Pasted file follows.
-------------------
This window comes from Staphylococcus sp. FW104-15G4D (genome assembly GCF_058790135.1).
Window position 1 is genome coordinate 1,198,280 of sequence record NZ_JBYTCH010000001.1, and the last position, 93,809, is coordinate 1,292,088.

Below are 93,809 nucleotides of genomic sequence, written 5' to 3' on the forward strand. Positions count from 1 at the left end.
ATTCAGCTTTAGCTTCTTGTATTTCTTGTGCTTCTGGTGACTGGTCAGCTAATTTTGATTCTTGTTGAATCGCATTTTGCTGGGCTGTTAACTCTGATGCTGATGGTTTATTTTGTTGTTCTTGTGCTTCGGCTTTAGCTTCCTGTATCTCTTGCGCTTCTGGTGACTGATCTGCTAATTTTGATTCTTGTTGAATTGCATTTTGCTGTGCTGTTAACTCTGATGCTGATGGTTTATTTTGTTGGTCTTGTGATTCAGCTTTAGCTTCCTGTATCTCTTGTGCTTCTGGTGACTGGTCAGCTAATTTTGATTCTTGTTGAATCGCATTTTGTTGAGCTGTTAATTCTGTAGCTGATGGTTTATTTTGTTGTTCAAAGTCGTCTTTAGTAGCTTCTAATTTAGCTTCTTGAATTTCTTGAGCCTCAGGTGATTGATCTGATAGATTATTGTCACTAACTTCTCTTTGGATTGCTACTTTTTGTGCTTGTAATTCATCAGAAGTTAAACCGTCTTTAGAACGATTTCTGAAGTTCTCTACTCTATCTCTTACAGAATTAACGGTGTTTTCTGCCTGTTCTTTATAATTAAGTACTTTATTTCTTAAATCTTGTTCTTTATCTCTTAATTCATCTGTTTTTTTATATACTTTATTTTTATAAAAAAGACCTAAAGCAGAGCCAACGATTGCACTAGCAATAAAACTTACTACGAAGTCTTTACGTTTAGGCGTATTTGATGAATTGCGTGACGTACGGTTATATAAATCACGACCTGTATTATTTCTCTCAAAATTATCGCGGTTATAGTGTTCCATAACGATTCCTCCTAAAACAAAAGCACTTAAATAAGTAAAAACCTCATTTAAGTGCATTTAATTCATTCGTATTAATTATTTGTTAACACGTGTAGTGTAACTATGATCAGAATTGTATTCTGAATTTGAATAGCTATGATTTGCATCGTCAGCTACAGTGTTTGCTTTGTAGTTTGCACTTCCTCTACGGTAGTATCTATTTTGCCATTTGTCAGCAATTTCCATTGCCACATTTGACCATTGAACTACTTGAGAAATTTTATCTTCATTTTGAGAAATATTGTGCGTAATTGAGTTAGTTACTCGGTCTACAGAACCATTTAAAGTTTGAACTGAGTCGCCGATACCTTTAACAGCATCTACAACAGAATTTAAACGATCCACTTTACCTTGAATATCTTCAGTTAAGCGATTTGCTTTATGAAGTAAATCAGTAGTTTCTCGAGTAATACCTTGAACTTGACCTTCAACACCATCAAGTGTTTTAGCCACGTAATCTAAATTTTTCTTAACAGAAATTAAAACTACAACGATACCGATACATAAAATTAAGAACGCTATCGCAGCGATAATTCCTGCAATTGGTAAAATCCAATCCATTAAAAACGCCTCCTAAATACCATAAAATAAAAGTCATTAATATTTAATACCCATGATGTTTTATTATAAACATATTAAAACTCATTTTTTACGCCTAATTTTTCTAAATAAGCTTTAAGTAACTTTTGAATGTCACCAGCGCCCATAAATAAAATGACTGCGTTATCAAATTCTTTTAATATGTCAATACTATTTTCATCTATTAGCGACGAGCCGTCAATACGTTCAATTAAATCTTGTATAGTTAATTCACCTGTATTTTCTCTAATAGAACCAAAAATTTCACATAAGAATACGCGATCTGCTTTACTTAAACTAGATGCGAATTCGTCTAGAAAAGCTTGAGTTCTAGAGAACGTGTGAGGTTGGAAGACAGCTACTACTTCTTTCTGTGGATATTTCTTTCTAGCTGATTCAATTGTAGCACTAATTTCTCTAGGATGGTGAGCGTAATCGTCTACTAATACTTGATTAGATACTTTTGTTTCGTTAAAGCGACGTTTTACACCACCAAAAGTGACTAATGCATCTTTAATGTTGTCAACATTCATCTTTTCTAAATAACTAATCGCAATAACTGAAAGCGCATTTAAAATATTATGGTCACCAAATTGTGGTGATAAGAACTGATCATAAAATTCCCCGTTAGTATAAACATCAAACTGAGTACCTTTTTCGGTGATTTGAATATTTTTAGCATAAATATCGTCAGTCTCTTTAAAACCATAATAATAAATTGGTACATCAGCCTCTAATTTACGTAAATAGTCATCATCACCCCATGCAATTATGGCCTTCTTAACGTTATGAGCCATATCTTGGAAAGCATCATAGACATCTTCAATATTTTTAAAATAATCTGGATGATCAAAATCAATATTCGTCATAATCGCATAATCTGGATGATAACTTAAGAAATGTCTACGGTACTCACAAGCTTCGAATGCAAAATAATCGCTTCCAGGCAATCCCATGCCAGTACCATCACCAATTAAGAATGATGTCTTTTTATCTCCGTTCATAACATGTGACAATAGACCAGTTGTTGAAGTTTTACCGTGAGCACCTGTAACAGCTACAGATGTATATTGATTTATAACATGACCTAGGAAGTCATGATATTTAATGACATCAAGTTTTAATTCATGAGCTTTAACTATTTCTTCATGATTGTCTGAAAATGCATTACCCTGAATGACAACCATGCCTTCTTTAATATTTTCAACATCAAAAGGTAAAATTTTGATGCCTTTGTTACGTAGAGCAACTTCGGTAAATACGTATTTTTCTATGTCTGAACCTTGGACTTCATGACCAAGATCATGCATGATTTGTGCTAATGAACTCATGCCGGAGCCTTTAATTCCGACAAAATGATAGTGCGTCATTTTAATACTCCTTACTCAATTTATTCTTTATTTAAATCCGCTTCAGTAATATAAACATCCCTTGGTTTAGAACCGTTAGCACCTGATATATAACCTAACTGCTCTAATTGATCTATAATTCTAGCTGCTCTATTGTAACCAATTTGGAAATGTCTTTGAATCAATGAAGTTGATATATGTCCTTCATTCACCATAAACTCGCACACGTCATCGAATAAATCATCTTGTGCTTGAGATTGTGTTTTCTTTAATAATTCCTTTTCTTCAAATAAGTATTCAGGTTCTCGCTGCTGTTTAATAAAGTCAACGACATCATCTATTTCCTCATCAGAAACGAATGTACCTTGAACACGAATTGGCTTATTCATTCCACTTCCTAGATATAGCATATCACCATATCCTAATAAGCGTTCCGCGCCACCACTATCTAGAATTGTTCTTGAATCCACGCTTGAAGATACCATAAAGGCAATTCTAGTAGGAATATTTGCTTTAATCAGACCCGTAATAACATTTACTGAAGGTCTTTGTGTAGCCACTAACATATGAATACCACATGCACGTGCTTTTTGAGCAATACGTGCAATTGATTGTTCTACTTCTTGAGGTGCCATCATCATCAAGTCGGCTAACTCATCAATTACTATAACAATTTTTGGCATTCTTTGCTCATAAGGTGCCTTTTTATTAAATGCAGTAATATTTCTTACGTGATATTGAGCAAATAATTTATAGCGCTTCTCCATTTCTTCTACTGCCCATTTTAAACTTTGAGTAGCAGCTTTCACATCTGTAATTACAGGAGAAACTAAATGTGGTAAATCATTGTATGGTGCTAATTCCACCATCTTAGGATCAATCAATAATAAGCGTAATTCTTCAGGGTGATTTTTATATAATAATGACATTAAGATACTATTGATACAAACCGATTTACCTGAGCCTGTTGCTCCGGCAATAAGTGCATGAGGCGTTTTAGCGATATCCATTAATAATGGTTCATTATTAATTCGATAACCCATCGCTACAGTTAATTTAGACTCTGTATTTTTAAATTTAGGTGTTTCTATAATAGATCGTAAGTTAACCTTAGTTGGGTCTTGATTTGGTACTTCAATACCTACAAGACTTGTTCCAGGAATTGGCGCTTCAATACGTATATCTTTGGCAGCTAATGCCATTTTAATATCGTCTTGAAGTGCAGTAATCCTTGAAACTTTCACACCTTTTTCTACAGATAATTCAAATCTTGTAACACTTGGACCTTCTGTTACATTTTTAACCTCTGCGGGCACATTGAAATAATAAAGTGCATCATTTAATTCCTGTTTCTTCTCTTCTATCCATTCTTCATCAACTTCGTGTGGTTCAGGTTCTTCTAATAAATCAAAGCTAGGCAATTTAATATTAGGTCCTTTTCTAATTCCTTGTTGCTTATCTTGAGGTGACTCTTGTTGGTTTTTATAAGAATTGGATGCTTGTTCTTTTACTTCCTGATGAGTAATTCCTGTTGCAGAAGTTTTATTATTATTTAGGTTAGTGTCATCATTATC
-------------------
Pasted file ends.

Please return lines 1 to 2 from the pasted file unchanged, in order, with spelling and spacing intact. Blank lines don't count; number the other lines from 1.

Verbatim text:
This window comes from Staphylococcus sp. FW104-15G4D (genome assembly GCF_058790135.1).
Window position 1 is genome coordinate 1,198,280 of sequence record NZ_JBYTCH010000001.1, and the last position, 93,809, is coordinate 1,292,088.